Pulp... addiction! Prickly pear pulp makes excellent jam, jellies and preserves, sweets and refreshing or digestive beverages. It is also excellent when reduced to a simple puree, whether sweetened with sugar or not: at Oaxaca, for instance, they serve it in spoonfuls as a topping for horchata (barley water).

Queso de tuna. Literally meaning "prickly pear cheese": it is actually a sweet Mexican paste obtained by reducing the juice of this fruit to a solid state by slow boiling. Then, when cool, the semi-finished product is repeatedly bashed on a stone and then packaged in rectangular boxes. It may also be aromatized with hazelnuts or pine nuts.

Risky business. Never touch a prickly pear with bare hands, even if it already seems to be "dethroned": some of those tiny, very fine spines with which it is covered – in tufts – can remain attached to the peel and they are very sharp and unpleasant. It is advisable when peeling it, to use rubber gloves all the time.

Sicily. Straw yellow in colour (but pinkish-beige when crystallized): a rather special Sicilian prickly pear honey is produced by the bees in the month of August in the areas around Caltanissetta and Palermo. Rare and tricky to produce because it tends to crystallize almost immediately, (even when still in the honeycomb at times), it has a delicate scent and a very sweet taste with somewhat bitter notes recalling the cladode. It teams up well with mature or intensely flavoured cheese.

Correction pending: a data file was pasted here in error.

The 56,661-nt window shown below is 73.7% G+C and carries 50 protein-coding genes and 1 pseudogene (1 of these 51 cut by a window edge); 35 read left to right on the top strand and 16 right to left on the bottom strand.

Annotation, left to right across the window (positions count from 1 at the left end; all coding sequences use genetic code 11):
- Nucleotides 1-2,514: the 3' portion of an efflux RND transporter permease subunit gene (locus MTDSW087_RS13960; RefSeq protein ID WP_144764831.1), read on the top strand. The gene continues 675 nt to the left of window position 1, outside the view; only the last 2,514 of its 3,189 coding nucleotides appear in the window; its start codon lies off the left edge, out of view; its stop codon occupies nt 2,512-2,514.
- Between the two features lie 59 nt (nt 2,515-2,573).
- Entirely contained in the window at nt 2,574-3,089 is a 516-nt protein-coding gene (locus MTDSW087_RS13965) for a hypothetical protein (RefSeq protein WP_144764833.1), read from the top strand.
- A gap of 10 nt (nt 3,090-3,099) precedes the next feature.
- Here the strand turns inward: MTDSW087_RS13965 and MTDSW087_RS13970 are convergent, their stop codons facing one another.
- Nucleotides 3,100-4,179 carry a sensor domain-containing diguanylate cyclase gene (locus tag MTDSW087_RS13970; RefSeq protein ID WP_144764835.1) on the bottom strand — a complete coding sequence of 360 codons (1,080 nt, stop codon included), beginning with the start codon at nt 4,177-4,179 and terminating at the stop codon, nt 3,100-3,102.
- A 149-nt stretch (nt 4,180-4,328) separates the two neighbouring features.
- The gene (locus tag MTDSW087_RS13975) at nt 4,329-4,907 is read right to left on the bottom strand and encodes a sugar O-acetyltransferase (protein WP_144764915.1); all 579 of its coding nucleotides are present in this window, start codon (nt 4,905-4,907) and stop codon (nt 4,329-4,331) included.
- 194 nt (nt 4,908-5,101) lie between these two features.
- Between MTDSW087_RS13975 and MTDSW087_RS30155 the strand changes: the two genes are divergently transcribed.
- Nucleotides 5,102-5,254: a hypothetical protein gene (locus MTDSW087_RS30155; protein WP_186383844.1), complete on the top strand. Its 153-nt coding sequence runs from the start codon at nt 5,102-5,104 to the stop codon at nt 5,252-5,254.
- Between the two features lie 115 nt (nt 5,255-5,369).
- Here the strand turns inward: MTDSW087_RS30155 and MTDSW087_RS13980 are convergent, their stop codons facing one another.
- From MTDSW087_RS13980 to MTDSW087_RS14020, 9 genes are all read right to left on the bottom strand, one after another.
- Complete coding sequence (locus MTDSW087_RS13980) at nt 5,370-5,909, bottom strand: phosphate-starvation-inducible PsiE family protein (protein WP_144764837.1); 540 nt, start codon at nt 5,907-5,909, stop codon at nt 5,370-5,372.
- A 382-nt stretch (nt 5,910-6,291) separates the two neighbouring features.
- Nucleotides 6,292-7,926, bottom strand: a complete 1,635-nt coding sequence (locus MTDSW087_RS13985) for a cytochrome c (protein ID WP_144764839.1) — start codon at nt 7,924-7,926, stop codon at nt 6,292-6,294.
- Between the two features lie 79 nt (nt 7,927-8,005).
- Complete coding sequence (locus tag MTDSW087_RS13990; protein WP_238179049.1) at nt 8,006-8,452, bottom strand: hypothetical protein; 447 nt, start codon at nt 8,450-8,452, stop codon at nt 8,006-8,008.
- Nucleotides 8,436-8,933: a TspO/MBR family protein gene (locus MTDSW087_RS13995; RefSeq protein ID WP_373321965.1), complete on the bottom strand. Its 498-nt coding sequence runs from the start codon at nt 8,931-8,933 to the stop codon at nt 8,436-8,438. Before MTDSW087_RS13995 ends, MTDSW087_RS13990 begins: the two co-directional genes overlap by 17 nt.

Tuna. This is the Spanish word for the prickly pear fruit: hence the terms "queso de tuna" and "miel de tuna" (see above).



UFS. A recent study carried out by the Biotechnology Department of the South African University of the State (Bloemfontein) has thrown light on the health-giving benefits of prickly pears: as well as the many nutritional properties of the pulp, the flowers can be used for preparing herbal teas and infusions and the seeds for producing oils and flours. A special flour can also be made from the cladodes: it is gluten-free, rich in fibre and has proved to be excellent for making bread and cakes.